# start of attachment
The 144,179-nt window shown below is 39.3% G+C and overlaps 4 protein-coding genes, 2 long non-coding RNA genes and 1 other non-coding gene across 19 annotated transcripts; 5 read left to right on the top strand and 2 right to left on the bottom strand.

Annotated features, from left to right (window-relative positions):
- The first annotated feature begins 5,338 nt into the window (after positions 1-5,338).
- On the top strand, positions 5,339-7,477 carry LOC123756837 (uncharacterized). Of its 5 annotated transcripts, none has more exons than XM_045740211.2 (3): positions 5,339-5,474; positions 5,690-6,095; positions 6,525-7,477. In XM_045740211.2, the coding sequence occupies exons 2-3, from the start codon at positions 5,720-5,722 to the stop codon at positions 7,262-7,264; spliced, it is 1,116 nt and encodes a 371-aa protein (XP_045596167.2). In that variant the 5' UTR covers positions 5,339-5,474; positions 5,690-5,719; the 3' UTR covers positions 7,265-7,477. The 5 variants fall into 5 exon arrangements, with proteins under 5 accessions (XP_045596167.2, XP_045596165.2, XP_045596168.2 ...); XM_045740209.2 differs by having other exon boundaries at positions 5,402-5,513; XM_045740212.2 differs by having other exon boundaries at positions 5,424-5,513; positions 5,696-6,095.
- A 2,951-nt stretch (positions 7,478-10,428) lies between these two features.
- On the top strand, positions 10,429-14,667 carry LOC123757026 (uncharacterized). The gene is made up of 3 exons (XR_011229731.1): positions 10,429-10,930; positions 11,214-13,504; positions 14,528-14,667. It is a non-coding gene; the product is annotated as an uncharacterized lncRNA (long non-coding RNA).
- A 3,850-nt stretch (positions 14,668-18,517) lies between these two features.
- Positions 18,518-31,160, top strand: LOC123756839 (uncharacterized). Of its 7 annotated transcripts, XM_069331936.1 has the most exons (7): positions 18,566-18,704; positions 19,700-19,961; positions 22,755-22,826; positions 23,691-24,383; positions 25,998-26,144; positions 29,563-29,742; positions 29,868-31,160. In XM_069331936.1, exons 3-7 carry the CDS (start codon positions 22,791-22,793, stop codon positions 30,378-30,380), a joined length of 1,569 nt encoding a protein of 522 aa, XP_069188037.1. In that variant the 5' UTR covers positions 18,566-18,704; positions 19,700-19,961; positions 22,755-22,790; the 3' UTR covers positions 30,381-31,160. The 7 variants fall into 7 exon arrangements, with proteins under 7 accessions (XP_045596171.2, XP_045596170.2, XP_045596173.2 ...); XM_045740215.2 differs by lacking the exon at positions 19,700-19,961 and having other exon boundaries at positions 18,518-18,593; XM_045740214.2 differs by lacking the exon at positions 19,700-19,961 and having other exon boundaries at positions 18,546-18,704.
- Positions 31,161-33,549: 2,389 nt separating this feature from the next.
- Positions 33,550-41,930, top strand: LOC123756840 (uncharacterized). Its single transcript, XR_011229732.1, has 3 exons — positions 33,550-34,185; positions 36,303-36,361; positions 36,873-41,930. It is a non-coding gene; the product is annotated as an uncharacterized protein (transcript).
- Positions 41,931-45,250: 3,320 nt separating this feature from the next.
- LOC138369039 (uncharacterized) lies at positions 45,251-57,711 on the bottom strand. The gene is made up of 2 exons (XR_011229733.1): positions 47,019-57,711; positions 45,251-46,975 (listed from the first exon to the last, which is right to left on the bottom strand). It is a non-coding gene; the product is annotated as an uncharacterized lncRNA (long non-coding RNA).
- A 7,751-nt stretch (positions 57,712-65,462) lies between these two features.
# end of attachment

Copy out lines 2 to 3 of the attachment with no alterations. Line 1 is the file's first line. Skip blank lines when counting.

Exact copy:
Annotated features, from left to right (window-relative positions):
- The first annotated feature begins 5,338 nt into the window (after positions 1-5,338).